Exam_3_practice - Version PREVIEW Exam 3 Practice...

Info icon This preview shows pages 1–3. Sign up to view the full content.

View Full Document Right Arrow Icon
Version PREVIEW – Exam 3 Practice – chelikowsky – (59005) 1 This print-out should have 25 questions. Multiple-choice questions may continue on the next column or page – find all choices before answering. Conceptual 05 09 001 (part 1 of 2) 10.0 points Calculate the weight of a solid rocket booster of the space shuttle with mass 5 . 7 × 10 5 kg on Earth. The Earth has a mass of 6 × 10 24 kg and a radius of 6 . 4 × 10 6 m. 1. @@@ 2. @@@ 3. @@@ 4. @@@ 5. @@@ 6. @@@ 7. @@@ 8. @@@ 9. @@@ 10. @@@ Correct answer: 5 . 586 × 10 6 N. Explanation: Let : m = 6 × 10 24 kg and g = 6 . 67 × 10 11 N · m 2 / kg 2 . W = m g = (5 . 7 × 10 5 kg) (9 . 8 m / s 2 ) = 5 . 586 × 10 6 N . 002 (part 2 of 2) 10.0 points What would this weight be on Mars, with mass 0 . 11 m E and radius 0 . 53 R E ? The value of the universal gravitational constant is 6 . 67 × 10 11 N · m 2 / kg 2 . 1. @@@ 2. @@@ 3. @@@ 4. @@@ 5. @@@ 6. @@@ 7. @@@ 8. @@@ 9. @@@ 10. @@@ Correct answer: 2 . 18089 × 10 6 N. Explanation: Let : M E = 6 × 10 24 kg , R E = 6 . 4 × 10 6 m , M M = 0 . 11 m E , R M = 0 . 53 R E , and G = 6 . 67 × 10 11 N · m 2 / kg 2 . On Mars g = G M M R 2 M = 6 . 67 × 10 11 N · m 2 / kg 2 [0 . 53 (6 . 4 × 10 6 m)] 2 × [0 . 11 (6 × 10 24 kg)] = 3 . 82612 m / s 2 . W W = m g m g W = g g W = 3 . 82612 m / s 2 9 . 8 m / s 2 ( 5 . 586 × 10 6 N ) = 2 . 18089 × 10 6 N . Finding G Like Cavendish 003 10.0 points An apparatus like the one Cavendish used to find G has a large lead ball that is 5 . 2 kg in mass and a small one that is 0 . 056 kg. Their centers are separated by 0 . 046 m. Find the force of attraction between them. The value of the universal gravitational con- stant is 6 . 67259 × 10 11 N · m 2 / kg 2 . 1. @@@ 2. @@@ 3. @@@ 4. @@@
Image of page 1

Info iconThis preview has intentionally blurred sections. Sign up to view the full version.

View Full Document Right Arrow Icon
Version PREVIEW – Exam 3 Practice – chelikowsky – (59005) 2 5. @@@ 6. @@@ 7. @@@ 8. @@@ 9. @@@ 10. @@@ Correct answer: 9 . 18269 × 10 9 N. Explanation: Let : d = 0 . 046 m , G = 6 . 67259 × 10 11 N · m 2 / kg 2 , m 1 = 5 . 2 kg , and m 2 = 0 . 056 kg . By Newton’s universal law of gravitation, F = G m 1 m 2 d 2 = (6 . 67259 × 10 11 N · m 2 / kg 2 ) (5 . 2 kg) (0 . 056 kg) 0 . 046 m 2 = 9 . 18269 × 10 9 N . Suspended Over a Planet 004 10.0 points A “synchronous” satellite is put in orbit about a planet to always remain above the same point on the planet’s equator. The planet rotates once every 10 . 1 h, has a mass of 2 . 1 × 10 27 kg and a radius of 6 . 99 × 10 7 m. Given: G = 6 . 67 × 10 11 N m 2 / kg 2 . Calculate how far above the planet’s surface the satellite must be. 1. @@@ 2. @@@ 3. @@@ 4. @@@ 5. @@@ 6. @@@ 7. @@@ 8. @@@ 9. @@@ 10. @@@ Correct answer: 9 . 74957 × 10 7 m. Explanation: Basic Concepts: Solution: According to Kepler’s third law T 2 = 4 π 2 G M r 3 where r is the radius of the satellite’s orbit. Thus, solving for r r = bracketleftbigg G M T 2 4 π 2 bracketrightbigg 1 3 = bracketleftbigg (6 . 67 × 10 11 N m 2 / kg 2 ) 4 (3 . 1415926) 2 × (2 . 1 × 10 27 kg) (36360 s) 2 bracketrightbigg 1 3 = 1 . 67396 × 10 8 m . Now, the altitude h of the satellite (measured from the surface of Jupiter) is h = r R = (1 . 67396 × 10 8 m) (6 . 99 × 10 7 m) = 9 . 74957 × 10 7 m . Orbiting Small Moon 005 10.0 points Given: G = 6 . 67259 × 10 11 N m 2 / kg 2 A small Moon of a planet has an orbital period of 2 . 7 days and an orbital radius of 5 . 13 × 10 5 km.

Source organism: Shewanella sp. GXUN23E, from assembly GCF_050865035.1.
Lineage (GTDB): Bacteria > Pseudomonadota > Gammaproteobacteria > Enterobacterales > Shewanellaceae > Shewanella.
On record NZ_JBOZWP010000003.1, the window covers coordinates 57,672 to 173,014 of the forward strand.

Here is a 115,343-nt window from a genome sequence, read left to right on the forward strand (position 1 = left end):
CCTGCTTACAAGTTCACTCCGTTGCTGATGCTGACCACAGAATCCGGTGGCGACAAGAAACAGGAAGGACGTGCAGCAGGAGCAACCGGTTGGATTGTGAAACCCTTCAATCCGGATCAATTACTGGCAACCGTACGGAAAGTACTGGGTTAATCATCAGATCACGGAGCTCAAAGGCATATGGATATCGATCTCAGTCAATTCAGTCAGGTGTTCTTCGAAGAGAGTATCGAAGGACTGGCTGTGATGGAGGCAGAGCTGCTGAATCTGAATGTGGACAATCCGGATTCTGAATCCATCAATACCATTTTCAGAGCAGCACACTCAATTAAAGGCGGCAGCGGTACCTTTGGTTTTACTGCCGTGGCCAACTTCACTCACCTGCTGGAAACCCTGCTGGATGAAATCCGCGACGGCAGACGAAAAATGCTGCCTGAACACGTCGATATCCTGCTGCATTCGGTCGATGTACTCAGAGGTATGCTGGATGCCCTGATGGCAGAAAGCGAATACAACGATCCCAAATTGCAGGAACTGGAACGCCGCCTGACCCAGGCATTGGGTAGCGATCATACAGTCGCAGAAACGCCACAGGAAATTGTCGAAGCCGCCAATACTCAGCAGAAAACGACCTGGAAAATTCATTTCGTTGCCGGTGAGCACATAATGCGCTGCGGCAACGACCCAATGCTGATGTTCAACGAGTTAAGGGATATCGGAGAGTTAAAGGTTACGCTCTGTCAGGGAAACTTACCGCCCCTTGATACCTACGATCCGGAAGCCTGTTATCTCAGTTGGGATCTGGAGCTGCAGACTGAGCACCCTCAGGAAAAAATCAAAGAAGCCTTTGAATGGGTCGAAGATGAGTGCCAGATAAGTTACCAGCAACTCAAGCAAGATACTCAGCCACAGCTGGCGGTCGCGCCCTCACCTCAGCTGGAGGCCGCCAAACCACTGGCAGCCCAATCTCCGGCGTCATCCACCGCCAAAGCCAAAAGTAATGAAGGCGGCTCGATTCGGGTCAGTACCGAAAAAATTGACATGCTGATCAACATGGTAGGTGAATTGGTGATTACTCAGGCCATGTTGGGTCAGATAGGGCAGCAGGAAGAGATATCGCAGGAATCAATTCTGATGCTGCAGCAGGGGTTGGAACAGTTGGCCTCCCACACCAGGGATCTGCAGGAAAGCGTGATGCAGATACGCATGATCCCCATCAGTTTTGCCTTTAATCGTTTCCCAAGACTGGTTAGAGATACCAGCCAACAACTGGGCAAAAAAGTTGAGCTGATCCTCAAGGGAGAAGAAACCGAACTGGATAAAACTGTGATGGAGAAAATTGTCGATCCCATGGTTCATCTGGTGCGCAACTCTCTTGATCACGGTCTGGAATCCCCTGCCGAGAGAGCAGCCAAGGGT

Image of page 2
Image of page 3
This is the end of the preview. Sign up to access the rest of the document.

{[ snackBarMessage ]}

What students are saying

  • Left Quote Icon

    As a current student on this bumpy collegiate pathway, I stumbled upon Course Hero, where I can find study resources for nearly all my courses, get online help from tutors 24/7, and even share my old projects, papers, and lecture notes with other students.

    Student Picture

    Kiran Temple University Fox School of Business ‘17, Course Hero Intern

  • Left Quote Icon

    I cannot even describe how much Course Hero helped me this summer. It’s truly become something I can always rely on and help me. In the end, I was not only able to survive summer classes, but I was able to thrive thanks to Course Hero.

    Student Picture

    Dana University of Pennsylvania ‘17, Course Hero Intern

  • Left Quote Icon

    The ability to access any university’s resources through Course Hero proved invaluable in my case. I was behind on Tulane coursework and actually used UCLA’s materials to help me move forward and get everything together on time.

    Student Picture

    Jill Tulane University ‘16, Course Hero Intern